Soundtrack of memories
I want to have people who love music look back on their memories of a certain album and record the significance of everything they find.
■Your name including the names of your musical project(s): Tarah Kikuchi
■Occupation: Guitarist, singer songwriter
■Where you live: Tokyo
■What does music give you? : Genuine feeling
■Album : Loaded – The Velvet Underground
The landscape he inhabited
Theres a place that I remember sometimes when I listen to the Velvets. It’s a gloomy place, full of dirty plants and tiny insects swarming around. It’s where I first really talked to K, after which we ended up spending a lot of time together.
That day K forced me to listen. I suddenly stumbled upon this person named Lou Reed and was pulled through space and time into the landscape he inhabited.
That landscape gave me great hope, but the back garden K existed in was also a landscape that was irreplaceable to me.
I first met K just after starting college life.
It had been raining constantly since the school entrance ceremony, but that day the sky was clear, without a cloud in sight. The path along the Tama River waterworks leading to the school was still muddy, and I had to focus on my feet to avoid getting my shoes dirty. I was already 30 minutes late. I walked slowly, thinking there was no longer any reason to rush, but I was thirsty. My mouth tasted like metal and I could feel the sweat running down my back.
When I gently opened the classroom door and took a look inside, I saw a strange man sitting in an improvised folding chair against the back wall. I guessed he had arrived late too. I unfolded another chair and sat down next to him. Glancing over, I saw that his face was composed―not the face of someone who’d show up late for class. He was quite thin, in a shabby t-shirt and beat-up jeans. His hair was on the long side and stuck to his head like a helmet. He had a face as hard as a copper plate and a body like a tin doll. For some reason, I was attracted to him.
K was a guy who consumed movies like they were water, and he knew a lot of them I’d never heard of. The university library had a huge collection of DVDs that you could watch anytime. We didn’t go to class and didn’t have anything else to do, so we’d watch movies there every day.
K went on to make several movies of his own, but he sacrificed everything to do it. He forgot to eat and sleep, and his cheeks were all sunken in. He had a very sensitive and thoughtful personality, but that made it easy for him to build up stress, and he wanted the same level of thoughtfulness from others. He had the hearing of a bat, and the noise his neighbors made going about their lives always drove him crazy. When the stress reached its limit, he became abnormally violent, burning the curtains in his room, throwing his refrigerator out the window, and engaging in other bizarre behavior.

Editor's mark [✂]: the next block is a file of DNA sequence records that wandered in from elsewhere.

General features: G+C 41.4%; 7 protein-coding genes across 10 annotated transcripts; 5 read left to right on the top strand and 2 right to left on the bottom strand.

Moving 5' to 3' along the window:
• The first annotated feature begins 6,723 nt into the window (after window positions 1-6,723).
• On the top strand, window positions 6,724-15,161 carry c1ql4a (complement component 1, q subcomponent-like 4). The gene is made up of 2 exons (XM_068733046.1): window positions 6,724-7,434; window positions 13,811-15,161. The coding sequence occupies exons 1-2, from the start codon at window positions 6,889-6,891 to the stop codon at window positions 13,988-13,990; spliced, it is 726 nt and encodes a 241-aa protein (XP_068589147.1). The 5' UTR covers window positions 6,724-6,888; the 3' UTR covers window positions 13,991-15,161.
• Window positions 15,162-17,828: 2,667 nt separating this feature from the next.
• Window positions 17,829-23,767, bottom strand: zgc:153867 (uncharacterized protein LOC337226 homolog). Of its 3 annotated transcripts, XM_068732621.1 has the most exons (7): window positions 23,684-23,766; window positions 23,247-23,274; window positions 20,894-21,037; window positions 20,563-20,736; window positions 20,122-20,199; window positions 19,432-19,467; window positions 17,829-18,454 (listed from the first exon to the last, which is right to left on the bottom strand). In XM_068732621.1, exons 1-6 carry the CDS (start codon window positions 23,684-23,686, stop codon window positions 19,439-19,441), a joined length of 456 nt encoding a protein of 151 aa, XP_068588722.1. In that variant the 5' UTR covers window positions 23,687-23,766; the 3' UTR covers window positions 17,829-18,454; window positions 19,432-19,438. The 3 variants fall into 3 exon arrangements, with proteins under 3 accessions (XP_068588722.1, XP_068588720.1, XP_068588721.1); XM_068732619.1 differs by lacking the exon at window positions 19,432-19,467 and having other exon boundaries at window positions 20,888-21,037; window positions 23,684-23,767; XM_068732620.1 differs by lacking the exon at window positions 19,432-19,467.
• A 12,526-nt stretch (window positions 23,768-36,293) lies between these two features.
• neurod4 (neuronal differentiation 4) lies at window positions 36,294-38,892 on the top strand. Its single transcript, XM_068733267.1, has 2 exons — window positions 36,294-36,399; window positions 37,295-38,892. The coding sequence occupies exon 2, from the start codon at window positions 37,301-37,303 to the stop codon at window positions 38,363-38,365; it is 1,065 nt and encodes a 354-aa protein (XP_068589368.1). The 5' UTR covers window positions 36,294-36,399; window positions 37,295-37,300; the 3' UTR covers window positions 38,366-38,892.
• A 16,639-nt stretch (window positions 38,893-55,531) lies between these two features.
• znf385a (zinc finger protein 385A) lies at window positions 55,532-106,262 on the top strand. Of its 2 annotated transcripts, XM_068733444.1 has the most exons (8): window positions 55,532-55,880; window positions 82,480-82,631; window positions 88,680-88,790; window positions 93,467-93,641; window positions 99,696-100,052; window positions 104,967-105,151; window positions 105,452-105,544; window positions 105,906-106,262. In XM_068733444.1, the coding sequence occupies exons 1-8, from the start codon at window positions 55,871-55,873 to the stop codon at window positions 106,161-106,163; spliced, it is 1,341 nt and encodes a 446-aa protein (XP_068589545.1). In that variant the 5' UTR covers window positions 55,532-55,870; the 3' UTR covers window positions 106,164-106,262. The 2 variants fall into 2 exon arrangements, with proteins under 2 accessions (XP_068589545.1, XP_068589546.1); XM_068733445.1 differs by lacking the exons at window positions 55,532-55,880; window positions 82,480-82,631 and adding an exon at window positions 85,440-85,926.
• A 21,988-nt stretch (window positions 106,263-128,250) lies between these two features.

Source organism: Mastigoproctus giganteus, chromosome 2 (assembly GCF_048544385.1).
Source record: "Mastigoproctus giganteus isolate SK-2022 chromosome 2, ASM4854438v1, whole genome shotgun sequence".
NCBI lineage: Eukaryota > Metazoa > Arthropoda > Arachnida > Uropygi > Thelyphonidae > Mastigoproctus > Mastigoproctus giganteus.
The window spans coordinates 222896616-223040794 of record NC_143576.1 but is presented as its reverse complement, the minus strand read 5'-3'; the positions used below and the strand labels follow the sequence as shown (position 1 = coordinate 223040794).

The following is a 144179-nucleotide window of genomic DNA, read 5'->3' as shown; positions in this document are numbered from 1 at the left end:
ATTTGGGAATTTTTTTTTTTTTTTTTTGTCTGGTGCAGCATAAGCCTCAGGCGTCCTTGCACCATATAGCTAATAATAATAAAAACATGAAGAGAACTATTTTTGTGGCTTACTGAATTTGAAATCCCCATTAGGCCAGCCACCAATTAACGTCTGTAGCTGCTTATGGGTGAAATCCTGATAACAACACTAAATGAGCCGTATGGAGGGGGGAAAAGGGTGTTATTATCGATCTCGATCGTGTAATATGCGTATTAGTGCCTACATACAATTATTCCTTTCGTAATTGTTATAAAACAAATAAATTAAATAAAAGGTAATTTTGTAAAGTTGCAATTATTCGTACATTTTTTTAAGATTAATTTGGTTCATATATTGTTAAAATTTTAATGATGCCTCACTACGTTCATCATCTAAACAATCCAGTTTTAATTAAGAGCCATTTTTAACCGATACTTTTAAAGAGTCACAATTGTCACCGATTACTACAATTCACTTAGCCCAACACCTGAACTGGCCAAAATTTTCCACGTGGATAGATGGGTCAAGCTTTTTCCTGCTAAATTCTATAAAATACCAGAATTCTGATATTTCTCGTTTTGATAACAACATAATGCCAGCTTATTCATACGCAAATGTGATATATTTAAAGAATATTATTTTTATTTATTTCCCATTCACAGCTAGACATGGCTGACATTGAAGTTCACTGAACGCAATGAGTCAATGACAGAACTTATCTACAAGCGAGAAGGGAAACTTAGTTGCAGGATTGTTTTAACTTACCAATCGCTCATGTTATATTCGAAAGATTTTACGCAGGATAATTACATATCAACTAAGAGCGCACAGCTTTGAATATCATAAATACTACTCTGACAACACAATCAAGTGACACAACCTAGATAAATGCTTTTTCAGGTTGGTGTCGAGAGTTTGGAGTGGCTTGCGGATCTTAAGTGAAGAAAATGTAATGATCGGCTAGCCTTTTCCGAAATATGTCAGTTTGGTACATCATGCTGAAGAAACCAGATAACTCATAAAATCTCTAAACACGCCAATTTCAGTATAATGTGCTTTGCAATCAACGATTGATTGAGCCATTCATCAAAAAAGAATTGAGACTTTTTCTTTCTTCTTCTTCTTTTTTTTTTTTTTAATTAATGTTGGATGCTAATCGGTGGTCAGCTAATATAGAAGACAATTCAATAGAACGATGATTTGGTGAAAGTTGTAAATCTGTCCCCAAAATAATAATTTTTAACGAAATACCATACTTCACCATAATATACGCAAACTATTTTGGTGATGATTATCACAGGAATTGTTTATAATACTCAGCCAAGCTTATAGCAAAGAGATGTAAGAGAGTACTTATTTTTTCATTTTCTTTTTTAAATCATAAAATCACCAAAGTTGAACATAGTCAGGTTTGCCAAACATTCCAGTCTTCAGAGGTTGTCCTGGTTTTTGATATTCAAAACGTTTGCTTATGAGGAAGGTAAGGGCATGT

After 6 pm, when all the classes had ended for the day, almost nobody came to the garden behind the library. That was our secret place. After watching a movie we’d always go there to have a smoke. Under a trellis sparsely hung with wisteria, there was a moss-covered pond in which cloudy-eyed carp whiled away the rest of their lives. The regular sound of a pump filling the pond dominated the passage of time, isolating the garden from the outside world. We sat there for hours on a rotten wooden bench talking about music and movies. That’s when I was introduced to The Velvets. The first song I heard was “Rock & Roll.” I plugged my cheap convenience store earphones into K’s iPhone 5 and pressed the Play button.
In that moment, something happened. It felt like having a huge dick shoved inside me. Time and space were transcended, and the world opened up before me.
“Hey, it’s alright now!”
Those shouted words could purge black magic and evil spirits. Wicked and violent, but somehow downhearted. It was Lou Reed. He made this song. And he definitely existed in this city. 1960s New York. This city, covered in hard fossils and lined with lime-colored skyscrapers. He’s walking down the crowded streets, shrouded in exhaust and sewer fumes, in worn-out leather and sunglasses. To him, maybe it’s boring― just another day. But for me, being able to visit his landscape through his music was an emotional event.
When the song ended and I took out my earphones, I didn’t realize where I was for a moment. But then I was pulled back into the slow passage of time by the sound of the water pump. Everything proceeded inevitably and with abnormal precision. The night wandered silently above the pink sky. A chilly wind blew and the wisteria leaves fluttered. Small ripples formed on the surface of the pond. A carp came to the service with its mouth open wide. Next to me, K was lighting a cigarette. For some reason, a feeling of happiness filled my chest and I felt tears welling up.
Even now, listening to that album sometimes makes me remember the garden. K and I were both full of unfounded confidence in our abilities, but we had no idea where to start. That’s why it was necessary for us to go to that place everyday and check on each other.
That scene: the sparse wisteria; the moss-covered pond; the intense light coming through the spaces between the leaves. K looking down because the light’s in his eyes. The sound of crickets chirping coming in. Summer was right on us.
Tarah Kikuchi is a musician. He began making music at home from around 2017. His roots are in the blues, jazz, and rockabilly, but his songs are marked by the influences of bedroom pop and 70s rock like The Velvet Underground and T-Rex.
Greenback2 (Demo collection) – 2019
Science (EP) – 2021